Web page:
Tadashi Kawamata

Chapelle Saint-Louis de la Salpêtriére

The twelve monumental apostles lining the transepts of the seventeenth-century chapel at La Salpêtriére Hospital have entered into an unlikely aesthetic communion with numerous works of contemporary art, from Christian Boltanski’s latter-day votive altars and Rebecca Horn’s self-playing musical instruments to Mario Merz’s igloos and a Bill Viola video triptych. Every year, the august sculptures—like the various altar paintings, religious statues, and other incitements to piety distributed throughout this imposing sanctuary—become setting and foil for a site-specific intervention commissioned as part of the omnibus cultural event known as the Autumn Festival. These close encounters are not limited to the works of art: alongside the thousands of visitors the event attracts, the chapel’s regular “public”—the faithful—continue to pray, light candles, and attend mass, just as hospital personnel continue to cut through the building on their way from one sector of the vast medical complex to another.

In hindsight, the idea of inviting Tadashi Kawamata to La Salpêtriére last autumn was less a stroke of genius than a display of common sense. For nearly twenty years, this Japanese-born, world-based architect of the imagination has been building elaborate social spaces and mental bridges out of scrap wood and local history. What better place, then, for a Kawamata construction project than a public hospital that was founded by Louis XIV on the former site of a gunpowder factory (salpétriêre in French) in order to rid the capital of beggars, and that subsequently specialized in the detention of female prostitutes and criminals and—Freud was to visit the renowned neurologist Charcot there in 1885—the treatment of mental disorders? What better scrap wood to recycle than the old chairs, prie-dieux, and other liturgical furniture from the chapel itself? And what better direction to build, under the magnificent lantern dome, than up? Predictably, though, Kawamata’s intervention was anything but predictable. What appeared, from any of the chapel’s three entrances, to be a Breughel-like Tower of Babel rising in the crossing was in fact a spiraling structure of some 4,000 recycled chairs meticulously layered into a latticework of legs and seats and backs.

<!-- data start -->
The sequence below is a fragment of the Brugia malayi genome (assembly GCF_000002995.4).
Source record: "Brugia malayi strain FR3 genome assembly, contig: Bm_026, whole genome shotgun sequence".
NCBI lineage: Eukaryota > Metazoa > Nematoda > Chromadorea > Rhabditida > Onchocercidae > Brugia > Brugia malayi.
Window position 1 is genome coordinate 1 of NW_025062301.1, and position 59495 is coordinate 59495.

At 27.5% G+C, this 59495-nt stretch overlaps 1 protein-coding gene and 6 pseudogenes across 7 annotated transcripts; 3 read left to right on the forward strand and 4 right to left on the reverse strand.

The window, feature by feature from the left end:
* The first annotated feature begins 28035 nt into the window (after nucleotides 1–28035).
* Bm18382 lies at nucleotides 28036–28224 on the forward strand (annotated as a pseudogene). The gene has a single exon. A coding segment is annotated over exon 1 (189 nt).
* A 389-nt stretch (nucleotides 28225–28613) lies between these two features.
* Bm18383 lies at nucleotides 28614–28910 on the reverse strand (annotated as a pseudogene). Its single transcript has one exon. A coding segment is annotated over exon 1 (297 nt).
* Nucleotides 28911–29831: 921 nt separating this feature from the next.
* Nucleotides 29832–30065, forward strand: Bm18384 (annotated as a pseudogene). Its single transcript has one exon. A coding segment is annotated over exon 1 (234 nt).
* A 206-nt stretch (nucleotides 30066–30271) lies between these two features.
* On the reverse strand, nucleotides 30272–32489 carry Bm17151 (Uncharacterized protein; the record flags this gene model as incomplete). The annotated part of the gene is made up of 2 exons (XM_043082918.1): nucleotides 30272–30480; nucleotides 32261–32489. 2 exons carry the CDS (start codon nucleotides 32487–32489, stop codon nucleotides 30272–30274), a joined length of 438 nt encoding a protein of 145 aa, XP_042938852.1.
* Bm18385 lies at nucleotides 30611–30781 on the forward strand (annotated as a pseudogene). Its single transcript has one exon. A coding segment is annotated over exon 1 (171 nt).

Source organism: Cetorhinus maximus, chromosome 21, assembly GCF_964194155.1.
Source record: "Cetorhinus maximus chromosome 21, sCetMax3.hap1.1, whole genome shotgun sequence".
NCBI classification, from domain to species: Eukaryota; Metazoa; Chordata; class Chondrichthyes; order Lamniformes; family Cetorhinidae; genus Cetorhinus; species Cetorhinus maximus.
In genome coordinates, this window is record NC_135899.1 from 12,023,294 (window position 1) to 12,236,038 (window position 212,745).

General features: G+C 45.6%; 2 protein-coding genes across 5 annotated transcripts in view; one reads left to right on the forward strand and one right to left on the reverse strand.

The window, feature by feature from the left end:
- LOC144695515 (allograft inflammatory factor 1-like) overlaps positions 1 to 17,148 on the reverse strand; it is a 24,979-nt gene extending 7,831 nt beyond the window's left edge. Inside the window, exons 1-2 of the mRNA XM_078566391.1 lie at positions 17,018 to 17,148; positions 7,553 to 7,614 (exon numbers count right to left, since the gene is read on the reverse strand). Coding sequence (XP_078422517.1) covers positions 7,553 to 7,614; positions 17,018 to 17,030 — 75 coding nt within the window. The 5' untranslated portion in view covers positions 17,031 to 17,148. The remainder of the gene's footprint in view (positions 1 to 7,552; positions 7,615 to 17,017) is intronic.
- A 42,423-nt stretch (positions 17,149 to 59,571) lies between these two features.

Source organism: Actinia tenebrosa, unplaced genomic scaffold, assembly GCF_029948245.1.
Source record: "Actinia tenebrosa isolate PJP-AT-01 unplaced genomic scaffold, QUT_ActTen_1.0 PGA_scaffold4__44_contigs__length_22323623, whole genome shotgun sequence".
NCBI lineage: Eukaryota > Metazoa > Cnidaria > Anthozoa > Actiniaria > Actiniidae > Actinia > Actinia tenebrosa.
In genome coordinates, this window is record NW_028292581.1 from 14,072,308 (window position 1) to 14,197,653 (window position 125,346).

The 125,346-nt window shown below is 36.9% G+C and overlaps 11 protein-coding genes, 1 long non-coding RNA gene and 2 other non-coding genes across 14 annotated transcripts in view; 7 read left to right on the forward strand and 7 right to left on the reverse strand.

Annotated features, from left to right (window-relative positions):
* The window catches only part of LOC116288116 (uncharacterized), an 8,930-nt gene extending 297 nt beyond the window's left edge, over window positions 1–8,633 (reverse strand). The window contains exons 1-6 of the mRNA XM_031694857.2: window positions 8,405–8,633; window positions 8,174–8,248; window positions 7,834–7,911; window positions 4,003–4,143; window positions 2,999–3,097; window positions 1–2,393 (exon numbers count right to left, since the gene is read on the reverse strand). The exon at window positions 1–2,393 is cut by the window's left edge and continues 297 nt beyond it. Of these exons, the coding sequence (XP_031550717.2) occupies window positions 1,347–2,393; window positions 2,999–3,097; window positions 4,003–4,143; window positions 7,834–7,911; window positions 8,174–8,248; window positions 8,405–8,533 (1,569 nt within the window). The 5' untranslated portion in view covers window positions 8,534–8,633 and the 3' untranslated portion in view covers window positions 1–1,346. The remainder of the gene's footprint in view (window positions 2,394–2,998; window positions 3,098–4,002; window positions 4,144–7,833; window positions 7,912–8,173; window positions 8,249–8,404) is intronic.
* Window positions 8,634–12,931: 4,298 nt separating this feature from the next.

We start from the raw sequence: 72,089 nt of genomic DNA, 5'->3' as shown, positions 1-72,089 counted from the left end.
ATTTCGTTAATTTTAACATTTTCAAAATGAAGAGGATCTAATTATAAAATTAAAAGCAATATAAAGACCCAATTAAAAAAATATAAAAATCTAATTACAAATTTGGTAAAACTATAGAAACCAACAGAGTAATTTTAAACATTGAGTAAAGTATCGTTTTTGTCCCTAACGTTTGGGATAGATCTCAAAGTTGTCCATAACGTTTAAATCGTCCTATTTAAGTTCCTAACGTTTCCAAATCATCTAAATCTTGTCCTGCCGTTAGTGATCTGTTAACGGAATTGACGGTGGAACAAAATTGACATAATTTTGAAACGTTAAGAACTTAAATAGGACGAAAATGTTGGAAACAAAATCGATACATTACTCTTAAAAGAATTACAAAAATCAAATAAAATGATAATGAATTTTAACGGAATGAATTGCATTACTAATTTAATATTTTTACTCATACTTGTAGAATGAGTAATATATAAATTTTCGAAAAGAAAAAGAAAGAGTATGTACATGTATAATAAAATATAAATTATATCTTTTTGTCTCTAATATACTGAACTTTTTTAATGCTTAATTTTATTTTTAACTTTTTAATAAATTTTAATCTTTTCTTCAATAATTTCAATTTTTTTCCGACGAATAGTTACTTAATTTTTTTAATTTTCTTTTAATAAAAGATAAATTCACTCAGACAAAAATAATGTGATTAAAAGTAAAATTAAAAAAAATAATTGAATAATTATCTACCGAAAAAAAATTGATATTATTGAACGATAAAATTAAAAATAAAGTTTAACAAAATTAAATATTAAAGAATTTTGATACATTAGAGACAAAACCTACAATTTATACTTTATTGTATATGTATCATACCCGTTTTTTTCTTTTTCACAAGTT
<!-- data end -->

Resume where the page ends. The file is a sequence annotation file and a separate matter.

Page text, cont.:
But this uncanny edifice, buttressed with a motley assemblage of benches and bureaus that trailed off into a haphazard, chair-lined walkway in each transept, was not simply a feat of mental gymnastics and structural engineering. Like a number of Kawamata projects of the ’90s, from his Columbus, Ohio, Sidewalk, 1990, and Prato Passagio, 1993, to the 1996 Working Progress walkway in Alkmaar, the Netherlands, and Boat Traveling for the most recent Münster Sculpture show, La Salpêtriére’s tower functioned as a kind of temporary passageway that reconfigured space and time in the chapel, as well as relations among the people passing by and through it. Its very presence served to jolt the eye into really looking at the chapel’s architecture, the dome’s volume, the play of the light streaming down from the lantern. As for the structure itself, the impossibility of seeing it all from a single viewpoint (as any photograph of it makes clear) automatically drew visitors into a circuit of exploration—around the outside, through the inside, back and forth along the wings. And close up, of course, there were the chairs, their time-worn seats and dusty patinas marking the site’s long and ongoing history.

For Kawamata, who prefers to think of himself as an activist rather than an artist, this latest passageway was meant above all to create a space where patients and medical personnel might come together outside the hospital setting. But in practice it was to become a magnet for every imaginable public, from mothers wheeling their offspring through in strollers to senior citizens gathered inside to chat, not to mention art and architecture students on assignment, and the occasional amateur guitarist offering a Sunday serenade. Like any Tower of Babel worthy of the name.

Miriam Rosen